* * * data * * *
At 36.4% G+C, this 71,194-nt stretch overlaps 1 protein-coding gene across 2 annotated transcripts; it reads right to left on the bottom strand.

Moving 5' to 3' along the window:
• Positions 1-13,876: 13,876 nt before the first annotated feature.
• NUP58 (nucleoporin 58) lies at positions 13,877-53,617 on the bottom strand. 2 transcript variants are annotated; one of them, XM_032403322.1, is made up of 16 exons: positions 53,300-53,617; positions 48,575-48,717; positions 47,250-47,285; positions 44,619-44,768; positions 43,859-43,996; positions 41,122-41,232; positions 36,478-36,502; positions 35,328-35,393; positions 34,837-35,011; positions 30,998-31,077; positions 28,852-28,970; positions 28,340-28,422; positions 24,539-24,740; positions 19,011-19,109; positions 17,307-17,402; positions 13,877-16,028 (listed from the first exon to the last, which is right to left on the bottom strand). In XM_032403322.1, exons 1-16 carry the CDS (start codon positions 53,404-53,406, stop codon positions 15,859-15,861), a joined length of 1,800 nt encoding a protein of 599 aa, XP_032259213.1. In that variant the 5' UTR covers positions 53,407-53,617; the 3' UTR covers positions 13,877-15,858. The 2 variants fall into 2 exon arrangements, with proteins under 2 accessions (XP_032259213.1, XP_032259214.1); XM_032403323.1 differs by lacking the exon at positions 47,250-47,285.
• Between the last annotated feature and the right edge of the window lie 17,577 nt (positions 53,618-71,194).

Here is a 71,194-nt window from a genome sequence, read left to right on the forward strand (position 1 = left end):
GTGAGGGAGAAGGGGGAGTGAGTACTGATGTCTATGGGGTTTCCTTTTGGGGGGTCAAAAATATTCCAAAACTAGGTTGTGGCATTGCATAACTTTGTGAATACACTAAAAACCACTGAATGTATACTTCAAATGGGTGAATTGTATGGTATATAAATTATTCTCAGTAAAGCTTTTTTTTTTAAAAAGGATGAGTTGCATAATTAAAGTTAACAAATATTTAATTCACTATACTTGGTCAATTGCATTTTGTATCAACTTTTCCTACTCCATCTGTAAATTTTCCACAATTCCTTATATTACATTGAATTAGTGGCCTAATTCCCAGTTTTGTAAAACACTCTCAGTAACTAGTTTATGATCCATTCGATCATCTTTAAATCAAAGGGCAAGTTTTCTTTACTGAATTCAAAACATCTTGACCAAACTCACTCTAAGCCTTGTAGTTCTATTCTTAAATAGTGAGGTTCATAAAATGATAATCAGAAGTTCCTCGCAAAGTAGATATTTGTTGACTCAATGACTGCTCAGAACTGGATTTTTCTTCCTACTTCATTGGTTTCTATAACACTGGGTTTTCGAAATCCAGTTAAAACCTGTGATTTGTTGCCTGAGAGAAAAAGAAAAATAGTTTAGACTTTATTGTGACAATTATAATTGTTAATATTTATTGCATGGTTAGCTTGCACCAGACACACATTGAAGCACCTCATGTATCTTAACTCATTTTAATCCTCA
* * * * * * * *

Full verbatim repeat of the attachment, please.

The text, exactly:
At 36.4% G+C, this 71,194-nt stretch overlaps 1 protein-coding gene across 2 annotated transcripts; it reads right to left on the bottom strand.

Moving 5' to 3' along the window:
• Positions 1-13,876: 13,876 nt before the first annotated feature.
• NUP58 (nucleoporin 58) lies at positions 13,877-53,617 on the bottom strand. 2 transcript variants are annotated; one of them, XM_032403322.1, is made up of 16 exons: positions 53,300-53,617; positions 48,575-48,717; positions 47,250-47,285; positions 44,619-44,768; positions 43,859-43,996; positions 41,122-41,232; positions 36,478-36,502; positions 35,328-35,393; positions 34,837-35,011; positions 30,998-31,077; positions 28,852-28,970; positions 28,340-28,422; positions 24,539-24,740; positions 19,011-19,109; positions 17,307-17,402; positions 13,877-16,028 (listed from the first exon to the last, which is right to left on the bottom strand). In XM_032403322.1, exons 1-16 carry the CDS (start codon positions 53,404-53,406, stop codon positions 15,859-15,861), a joined length of 1,800 nt encoding a protein of 599 aa, XP_032259213.1. In that variant the 5' UTR covers positions 53,407-53,617; the 3' UTR covers positions 13,877-15,858. The 2 variants fall into 2 exon arrangements, with proteins under 2 accessions (XP_032259213.1, XP_032259214.1); XM_032403323.1 differs by lacking the exon at positions 47,250-47,285.
• Between the last annotated feature and the right edge of the window lie 17,577 nt (positions 53,618-71,194).

Here is a 71,194-nt window from a genome sequence, read left to right on the forward strand (position 1 = left end):
GTGAGGGAGAAGGGGGAGTGAGTACTGATGTCTATGGGGTTTCCTTTTGGGGGGTCAAAAATATTCCAAAACTAGGTTGTGGCATTGCATAACTTTGTGAATACACTAAAAACCACTGAATGTATACTTCAAATGGGTGAATTGTATGGTATATAAATTATTCTCAGTAAAGCTTTTTTTTTTAAAAAGGATGAGTTGCATAATTAAAGTTAACAAATATTTAATTCACTATACTTGGTCAATTGCATTTTGTATCAACTTTTCCTACTCCATCTGTAAATTTTCCACAATTCCTTATATTACATTGAATTAGTGGCCTAATTCCCAGTTTTGTAAAACACTCTCAGTAACTAGTTTATGATCCATTCGATCATCTTTAAATCAAAGGGCAAGTTTTCTTTACTGAATTCAAAACATCTTGACCAAACTCACTCTAAGCCTTGTAGTTCTATTCTTAAATAGTGAGGTTCATAAAATGATAATCAGAAGTTCCTCGCAAAGTAGATATTTGTTGACTCAATGACTGCTCAGAACTGGATTTTTCTTCCTACTTCATTGGTTTCTATAACACTGGGTTTTCGAAATCCAGTTAAAACCTGTGATTTGTTGCCTGAGAGAAAAAGAAAAATAGTTTAGACTTTATTGTGACAATTATAATTGTTAATATTTATTGCATGGTTAGCTTGCACCAGACACACATTGAAGCACCTCATGTATCTTAACTCATTTTAATCCTCA